Monday, January 28, 2019

Members in the News: Glauber, Gustafson, Joshi, Durand-Morat, Shew, and Hillberry

Joseph Glauber, International Food Policy Research Institute
Trump trade policy: Playing a game of chicken with American agriculture
Written by Joseph Glauber: The Hill - January 19, 2019
President Trump recently reassured farmers that he had their backs on trade at the annual meeting of the American Farm Bureau Federation. Farmers voted overwhelming for Trump in 2016 and judging from the warm reaction he received on Monday, he remains popular. But from comments I heard at the convention, there is much unease over his trade policies despite his reassurances to the contrary.
Any thoughts that candidate Trump’s anti-trade campaign rhetoric would cool when he assumed the presidency were dashed in the first week after his inauguration. On day No. 3 of his presidency, Trump withdrew the United States from any engagement with the TransPacific Partnership, an agreement that he called “a potential disaster for our country” but one that the Farm Bureau had estimated would increase annual U.S. net farm income by $4.4 billion. Withdrawal from TPP will not just cause U.S. agriculture to lose out on the potential benefits of increased trade. In fact, at least to a modest extent U.S. exports are likely to fall as TPP competitors such as New Zealand, Australia and Canada gain favorable access to markets like Japan and Vietnam, markets in which up to now U.S. agricultural exporters have enjoyed substantial market shares.
Read more on: The Hill
European opposition to change on ag and food safety runs deep
By: AgriPulse - January 23, 2019
The U.S. and the EU both want a new trade pact to bring together two of the largest economic forces in the world, but agriculture is standing firmly in the way.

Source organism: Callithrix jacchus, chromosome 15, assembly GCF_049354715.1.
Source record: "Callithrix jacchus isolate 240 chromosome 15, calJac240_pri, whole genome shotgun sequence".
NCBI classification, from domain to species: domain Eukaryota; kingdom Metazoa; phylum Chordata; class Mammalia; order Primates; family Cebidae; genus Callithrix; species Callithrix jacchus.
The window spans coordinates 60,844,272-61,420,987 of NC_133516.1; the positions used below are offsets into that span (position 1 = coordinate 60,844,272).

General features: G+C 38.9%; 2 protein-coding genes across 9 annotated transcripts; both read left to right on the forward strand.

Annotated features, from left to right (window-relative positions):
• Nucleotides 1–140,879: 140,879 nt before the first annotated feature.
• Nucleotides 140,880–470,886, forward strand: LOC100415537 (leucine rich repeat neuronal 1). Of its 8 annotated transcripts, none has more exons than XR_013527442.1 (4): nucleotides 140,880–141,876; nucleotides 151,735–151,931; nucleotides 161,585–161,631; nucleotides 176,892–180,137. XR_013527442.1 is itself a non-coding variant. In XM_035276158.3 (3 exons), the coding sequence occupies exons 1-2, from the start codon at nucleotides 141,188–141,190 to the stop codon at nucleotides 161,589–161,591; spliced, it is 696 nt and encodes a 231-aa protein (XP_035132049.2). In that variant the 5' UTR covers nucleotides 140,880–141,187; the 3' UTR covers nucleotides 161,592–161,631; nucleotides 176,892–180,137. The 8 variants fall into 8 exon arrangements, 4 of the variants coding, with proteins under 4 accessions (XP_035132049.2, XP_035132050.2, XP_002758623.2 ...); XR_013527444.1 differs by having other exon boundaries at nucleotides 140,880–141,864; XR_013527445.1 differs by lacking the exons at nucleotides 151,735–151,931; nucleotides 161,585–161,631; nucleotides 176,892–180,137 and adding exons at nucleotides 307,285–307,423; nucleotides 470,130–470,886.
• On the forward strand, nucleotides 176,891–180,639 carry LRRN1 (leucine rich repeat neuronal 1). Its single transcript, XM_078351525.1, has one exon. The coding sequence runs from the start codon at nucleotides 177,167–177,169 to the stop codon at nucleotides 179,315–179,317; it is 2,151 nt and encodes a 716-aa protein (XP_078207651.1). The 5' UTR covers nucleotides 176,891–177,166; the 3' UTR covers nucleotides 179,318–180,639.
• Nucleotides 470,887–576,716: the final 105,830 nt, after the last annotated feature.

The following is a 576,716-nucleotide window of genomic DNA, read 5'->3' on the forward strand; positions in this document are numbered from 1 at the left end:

Joseph Glauber was included in the article discussing the contention around agriculture policy that is stymying a trade pact between the United States and European Union.
Read more on: AgriPulse

Christopher Gustafson, University of Nebraska-Lincoln
Pre-emptive decision on post-workout snack may fight indulgence
By: Medical Press - January 22, 2019
Nebraska's Karsten Koehler, Christopher Gustafson and their colleagues conducted an experiment that asked two groups of participants to go about their normal workout routines while wearing motion-tracking accelerometers, supposedly to calibrate them.
Before exercising, members of one group decided whether they wanted an apple, brownie or no snack following the – an offer framed as a reward for calibrating the accelerometers. Members of the other group were presented with the same choice after they had already exercised.
Read more on: Medical Press

PK Joshi, International Food Policy Research Institute
Economic Agenda 2019: Sowing seeds for better farm growth
By: The Economic Times - January 22, 2019
The role of farmer producer organizations is also important because small and marginal farmers constitute 88% of the farming community. PK Joshi, director for South Asia at International Food Policy Research Institute, said one of the main causes of farm distress was small landholdings in India — 88% of the farming community in India is small or marginal. There is a need to consolidate landholdings for farming and marketing together, and the role of farmer-producer organizations is important here to gain economies of scale, he said.